Hwy. 1 into and out of Cabo San Lucas remains closed, Rumor is the airport at San Jose Del Cabo will reopen today. (This is due to tropical storm that went through last week.) I just got my first email from that area. Lots of folks are stuck there still...... from John Regan

September 26, 2001

If you plan to travel south of Guerrero Negro, you must have a valid passport to show at the border station, plus pay 10 pesos for "fumigation" of your vehicle. Any fruit or veggies may be impounded. Do not try “la mordida” here or you'll risk visiting the inside of “el carcel .

You can bypass this checkpoint by going through Guerrero Negro first and then turning onto dirt roads. But this is not advisable, as there are roving army patrols at the ends of these roads. There is also another ‘free’ way to go around the checkpoint -- go to Bahia de Los Angles and then to San Francisco. From there you take poor dirt roads to El Arco. If you decide to take this road, be sure to carry extra gas and at least 2 spare tires.

Military check points are on heightened alert and thorough checks are preformed on a random basis. The military is not asking for papers, but they are looking for drugs and weapons. Middle-Eastern looking persons are being singled out for closer inspections. All check points have a crew carrying 50 caliber weapons on each side of the road. They also have road spikes. They are moving these checkpoints at random.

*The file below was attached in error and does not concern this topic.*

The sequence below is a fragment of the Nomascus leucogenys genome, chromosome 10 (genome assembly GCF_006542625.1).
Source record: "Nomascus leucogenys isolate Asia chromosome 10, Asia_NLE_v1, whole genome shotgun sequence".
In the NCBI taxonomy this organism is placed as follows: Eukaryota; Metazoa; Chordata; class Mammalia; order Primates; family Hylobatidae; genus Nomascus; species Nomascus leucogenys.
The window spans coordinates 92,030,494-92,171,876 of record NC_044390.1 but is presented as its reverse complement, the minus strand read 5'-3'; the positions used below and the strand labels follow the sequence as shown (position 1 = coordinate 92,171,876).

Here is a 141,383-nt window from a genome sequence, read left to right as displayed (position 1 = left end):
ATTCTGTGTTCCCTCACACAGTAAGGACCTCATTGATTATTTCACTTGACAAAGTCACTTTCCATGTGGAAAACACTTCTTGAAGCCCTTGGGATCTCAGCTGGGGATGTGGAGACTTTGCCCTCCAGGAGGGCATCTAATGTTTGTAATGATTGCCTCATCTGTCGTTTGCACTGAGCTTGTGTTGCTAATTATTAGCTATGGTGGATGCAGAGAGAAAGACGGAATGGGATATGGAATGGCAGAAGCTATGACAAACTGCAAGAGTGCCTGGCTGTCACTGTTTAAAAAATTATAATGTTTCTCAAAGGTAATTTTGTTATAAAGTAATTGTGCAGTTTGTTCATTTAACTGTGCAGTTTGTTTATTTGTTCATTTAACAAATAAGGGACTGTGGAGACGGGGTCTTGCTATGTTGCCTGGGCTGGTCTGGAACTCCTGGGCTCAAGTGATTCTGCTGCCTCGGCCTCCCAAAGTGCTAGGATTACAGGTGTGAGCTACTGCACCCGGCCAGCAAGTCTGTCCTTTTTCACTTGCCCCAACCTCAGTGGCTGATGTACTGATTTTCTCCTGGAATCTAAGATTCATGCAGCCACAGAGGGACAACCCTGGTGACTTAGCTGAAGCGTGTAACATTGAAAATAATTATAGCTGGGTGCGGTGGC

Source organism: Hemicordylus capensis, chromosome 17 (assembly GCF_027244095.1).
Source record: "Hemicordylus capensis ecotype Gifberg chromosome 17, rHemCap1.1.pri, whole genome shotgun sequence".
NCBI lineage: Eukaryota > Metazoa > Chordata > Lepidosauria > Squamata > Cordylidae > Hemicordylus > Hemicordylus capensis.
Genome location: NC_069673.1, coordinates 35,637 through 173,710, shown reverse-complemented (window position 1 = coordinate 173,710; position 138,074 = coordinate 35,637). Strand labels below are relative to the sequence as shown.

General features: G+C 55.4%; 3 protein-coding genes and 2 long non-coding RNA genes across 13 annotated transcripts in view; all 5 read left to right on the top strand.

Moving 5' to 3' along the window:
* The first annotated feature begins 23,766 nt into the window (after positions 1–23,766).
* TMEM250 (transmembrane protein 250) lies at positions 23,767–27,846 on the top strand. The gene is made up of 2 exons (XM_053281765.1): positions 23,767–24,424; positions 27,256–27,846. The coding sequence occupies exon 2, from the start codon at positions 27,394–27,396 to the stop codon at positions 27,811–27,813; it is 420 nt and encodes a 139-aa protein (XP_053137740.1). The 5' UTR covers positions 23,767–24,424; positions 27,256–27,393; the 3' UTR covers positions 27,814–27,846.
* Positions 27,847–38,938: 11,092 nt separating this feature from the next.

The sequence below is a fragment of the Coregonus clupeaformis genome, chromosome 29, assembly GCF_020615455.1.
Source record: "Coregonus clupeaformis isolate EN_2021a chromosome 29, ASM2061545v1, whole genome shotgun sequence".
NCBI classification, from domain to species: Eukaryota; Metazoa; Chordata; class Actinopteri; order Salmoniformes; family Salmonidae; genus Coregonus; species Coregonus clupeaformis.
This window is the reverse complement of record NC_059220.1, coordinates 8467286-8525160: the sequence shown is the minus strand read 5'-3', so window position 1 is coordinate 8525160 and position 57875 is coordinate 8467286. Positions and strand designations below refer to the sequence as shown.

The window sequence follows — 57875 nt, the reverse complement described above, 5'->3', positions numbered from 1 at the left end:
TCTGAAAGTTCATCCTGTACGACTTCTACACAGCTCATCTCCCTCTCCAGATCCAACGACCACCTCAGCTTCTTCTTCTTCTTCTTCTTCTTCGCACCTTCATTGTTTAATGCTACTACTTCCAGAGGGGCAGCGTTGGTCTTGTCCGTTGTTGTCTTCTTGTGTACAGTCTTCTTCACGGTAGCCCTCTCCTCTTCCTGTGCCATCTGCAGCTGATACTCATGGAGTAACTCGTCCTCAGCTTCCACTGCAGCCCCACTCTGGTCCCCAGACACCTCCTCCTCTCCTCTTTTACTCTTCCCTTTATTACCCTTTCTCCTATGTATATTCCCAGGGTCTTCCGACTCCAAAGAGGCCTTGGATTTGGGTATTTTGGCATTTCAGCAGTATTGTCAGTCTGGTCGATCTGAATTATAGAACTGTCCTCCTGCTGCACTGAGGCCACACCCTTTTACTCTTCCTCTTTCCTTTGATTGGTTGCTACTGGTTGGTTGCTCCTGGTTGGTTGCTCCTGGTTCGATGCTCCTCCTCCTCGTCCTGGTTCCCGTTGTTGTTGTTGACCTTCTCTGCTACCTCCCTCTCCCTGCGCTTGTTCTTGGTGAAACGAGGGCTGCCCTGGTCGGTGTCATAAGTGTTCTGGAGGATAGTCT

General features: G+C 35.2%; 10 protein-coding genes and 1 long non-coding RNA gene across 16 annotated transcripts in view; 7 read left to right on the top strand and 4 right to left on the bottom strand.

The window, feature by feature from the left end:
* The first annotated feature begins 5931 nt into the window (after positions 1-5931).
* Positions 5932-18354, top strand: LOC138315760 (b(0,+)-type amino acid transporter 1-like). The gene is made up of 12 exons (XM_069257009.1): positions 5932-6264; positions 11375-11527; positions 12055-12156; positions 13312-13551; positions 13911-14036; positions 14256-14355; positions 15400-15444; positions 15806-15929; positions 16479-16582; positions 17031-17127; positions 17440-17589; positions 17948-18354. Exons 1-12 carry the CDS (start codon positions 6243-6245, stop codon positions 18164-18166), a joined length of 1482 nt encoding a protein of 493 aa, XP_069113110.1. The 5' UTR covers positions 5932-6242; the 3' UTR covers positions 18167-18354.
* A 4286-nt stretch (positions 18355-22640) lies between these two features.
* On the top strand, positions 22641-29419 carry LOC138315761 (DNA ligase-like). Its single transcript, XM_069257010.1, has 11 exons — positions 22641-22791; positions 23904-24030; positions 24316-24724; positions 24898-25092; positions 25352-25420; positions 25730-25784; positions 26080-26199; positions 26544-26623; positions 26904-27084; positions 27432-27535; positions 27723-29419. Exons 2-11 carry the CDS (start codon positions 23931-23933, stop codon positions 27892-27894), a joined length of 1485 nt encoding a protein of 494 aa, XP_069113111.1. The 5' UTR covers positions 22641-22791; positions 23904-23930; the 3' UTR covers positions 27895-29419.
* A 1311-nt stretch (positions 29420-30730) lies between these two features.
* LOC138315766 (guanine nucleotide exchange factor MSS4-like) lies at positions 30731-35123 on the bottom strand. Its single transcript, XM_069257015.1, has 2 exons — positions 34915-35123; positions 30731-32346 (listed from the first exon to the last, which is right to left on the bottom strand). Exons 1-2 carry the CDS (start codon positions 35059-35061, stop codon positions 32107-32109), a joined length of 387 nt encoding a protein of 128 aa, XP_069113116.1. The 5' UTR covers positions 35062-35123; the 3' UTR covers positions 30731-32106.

You must get your tourist card, pay for it at any Mexican bank, and turn it in when you leave. Current tourists cards used when entering Mexico by vehicle cost $19 US for the vehicle, plus 19 bucks per person, For vehicles, make sure that you have the title or written permission (notarized) to drive a vehicle that is not yours.

Bahia de Los Angles still has the worst road in Baja. Another hazard is from Guerrero Negro to Mulege. This is a long straight road that starts good and can turn to tire busting potholes in seconds. As usual cows and donkeys remain a great hazard. Night driving beyond Ensenada is foolish and dangerous.

If you have questions, please email John Regan

August 14, 2001

One note on the checkpoints, I hit nineteen between Ensenada and Cabo. They are being polite for the most part, but were very thorough at the Guerrero Negro and Mulege (just south of town) checkpoints. The road to Bahia de Los Angles is still more pot hole than pavement. I recommend spare tires and so not to exceed 30 M.P.H.

La Migra, just south of Guerrero Negro is insisting on passports. However, as a test, I was allowed through with my National Geographic ID. Social security cards, birth certificates and drivers licenses were not being accepted. Several gringos were turned back while I was there. The Mordida does not work there! John Regan
©1972-2001 by Carl Franz & Lorena Havens